Paper Wishes, stolen dreams

paper wishesManami is only ten when World War II disrupts her life on Bainbridge Island in Washington state. The government has decided that she and her family might not be loyal to the United States because of their Japanese heritage, and they are forced to relocate to one of the internment camps set up to imprison them.

Once there, she quits speaking, overcome by having to leave her dog behind after trying to smuggle him onto the train. In their own ways, she and her family adjust to the new life, but always, always, losing her dog comes back to haunt her.

Paper Wishes is a particularly well-timed book. Being in the middle of a political campaign means that we are constantly hearing about who we are as Americans – and in some camps also who isn’t a real American or truly loyal. For younger readers, it’s a vivid reminder of bad decisions we’ve made to punish whole groups of people because of their supposed beliefs or culture.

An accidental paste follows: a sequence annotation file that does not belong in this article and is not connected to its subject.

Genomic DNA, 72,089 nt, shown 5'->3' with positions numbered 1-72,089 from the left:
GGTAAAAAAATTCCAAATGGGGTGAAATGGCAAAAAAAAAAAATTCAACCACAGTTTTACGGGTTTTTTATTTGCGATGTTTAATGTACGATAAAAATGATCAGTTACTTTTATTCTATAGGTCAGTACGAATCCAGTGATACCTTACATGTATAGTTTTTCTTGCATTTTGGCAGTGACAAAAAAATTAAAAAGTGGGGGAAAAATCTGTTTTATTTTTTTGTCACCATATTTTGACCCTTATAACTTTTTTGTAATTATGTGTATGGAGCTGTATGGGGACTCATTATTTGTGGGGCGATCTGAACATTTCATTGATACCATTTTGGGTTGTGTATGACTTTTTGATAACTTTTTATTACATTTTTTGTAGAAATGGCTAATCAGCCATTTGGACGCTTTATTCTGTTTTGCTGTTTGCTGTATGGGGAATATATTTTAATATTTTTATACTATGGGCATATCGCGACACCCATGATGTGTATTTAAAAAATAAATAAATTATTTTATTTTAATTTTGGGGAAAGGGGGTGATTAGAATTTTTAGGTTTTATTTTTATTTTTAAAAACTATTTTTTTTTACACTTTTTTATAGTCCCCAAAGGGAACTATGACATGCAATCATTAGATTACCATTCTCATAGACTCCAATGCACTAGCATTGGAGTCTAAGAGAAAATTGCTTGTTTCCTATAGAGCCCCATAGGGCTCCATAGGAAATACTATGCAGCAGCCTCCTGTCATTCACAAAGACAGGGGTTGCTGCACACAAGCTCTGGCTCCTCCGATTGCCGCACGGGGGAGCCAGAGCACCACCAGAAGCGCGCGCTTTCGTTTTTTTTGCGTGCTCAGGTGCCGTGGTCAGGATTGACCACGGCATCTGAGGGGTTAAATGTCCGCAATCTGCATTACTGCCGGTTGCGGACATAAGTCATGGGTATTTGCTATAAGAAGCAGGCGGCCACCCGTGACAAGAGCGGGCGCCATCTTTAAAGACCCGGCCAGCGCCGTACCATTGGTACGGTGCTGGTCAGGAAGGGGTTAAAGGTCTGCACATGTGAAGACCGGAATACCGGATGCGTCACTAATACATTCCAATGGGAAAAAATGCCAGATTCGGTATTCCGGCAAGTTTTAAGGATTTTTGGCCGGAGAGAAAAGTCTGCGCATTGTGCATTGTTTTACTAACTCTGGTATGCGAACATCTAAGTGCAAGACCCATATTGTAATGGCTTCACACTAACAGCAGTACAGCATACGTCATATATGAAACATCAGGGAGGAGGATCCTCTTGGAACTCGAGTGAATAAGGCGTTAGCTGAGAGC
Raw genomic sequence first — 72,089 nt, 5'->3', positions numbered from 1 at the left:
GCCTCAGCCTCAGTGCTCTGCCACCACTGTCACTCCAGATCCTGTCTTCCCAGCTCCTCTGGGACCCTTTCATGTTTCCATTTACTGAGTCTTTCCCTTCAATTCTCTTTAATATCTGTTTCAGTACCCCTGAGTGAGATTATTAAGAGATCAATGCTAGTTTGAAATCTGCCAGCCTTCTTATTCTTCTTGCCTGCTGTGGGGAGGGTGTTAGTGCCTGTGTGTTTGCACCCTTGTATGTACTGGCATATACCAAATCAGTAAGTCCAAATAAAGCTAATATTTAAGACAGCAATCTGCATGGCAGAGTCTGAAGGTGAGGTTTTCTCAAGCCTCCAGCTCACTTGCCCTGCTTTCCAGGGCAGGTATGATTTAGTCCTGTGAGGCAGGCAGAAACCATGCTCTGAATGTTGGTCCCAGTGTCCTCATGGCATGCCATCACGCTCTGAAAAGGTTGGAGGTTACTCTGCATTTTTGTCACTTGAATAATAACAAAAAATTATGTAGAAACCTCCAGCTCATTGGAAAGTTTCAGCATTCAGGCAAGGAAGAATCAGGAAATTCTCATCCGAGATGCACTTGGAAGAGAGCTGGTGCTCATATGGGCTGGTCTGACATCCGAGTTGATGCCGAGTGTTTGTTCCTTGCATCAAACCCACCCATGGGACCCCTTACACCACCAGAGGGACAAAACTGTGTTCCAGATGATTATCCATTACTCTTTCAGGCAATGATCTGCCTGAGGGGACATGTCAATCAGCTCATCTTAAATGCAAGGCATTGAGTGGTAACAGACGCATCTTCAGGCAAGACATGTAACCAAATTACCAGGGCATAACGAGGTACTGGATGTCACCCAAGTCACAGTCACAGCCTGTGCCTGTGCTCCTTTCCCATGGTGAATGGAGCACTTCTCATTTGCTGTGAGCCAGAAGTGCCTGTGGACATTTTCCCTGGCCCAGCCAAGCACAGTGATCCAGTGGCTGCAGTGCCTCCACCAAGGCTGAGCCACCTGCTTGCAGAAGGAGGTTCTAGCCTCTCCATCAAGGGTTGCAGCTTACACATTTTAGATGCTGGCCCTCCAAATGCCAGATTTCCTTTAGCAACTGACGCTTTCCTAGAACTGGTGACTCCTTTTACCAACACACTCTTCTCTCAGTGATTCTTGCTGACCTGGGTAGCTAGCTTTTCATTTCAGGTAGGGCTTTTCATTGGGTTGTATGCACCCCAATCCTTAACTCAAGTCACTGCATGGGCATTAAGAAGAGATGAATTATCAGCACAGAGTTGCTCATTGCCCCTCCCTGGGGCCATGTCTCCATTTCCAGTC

If you’re particularly interested in this topic, there are several newer books which revolve in some way around the World War II internment camps. The Train to Crystal City by Jan Jarboe Russell is a fascinating nonfiction read for adults.  Pam Munoz Ryan’s Echo, and Kirby Larson’s Dash are both wonderful for young readers in very different ways. Echo weaves together several interrelated stories; Dash focuses on a girl and her dog (as does Paper Wishes). Red Berries, White Clouds, Blue Sky by Sandra Dallas also tells a fictionalized version of life in the camps.

Paper Wishes by Lois Sepahban

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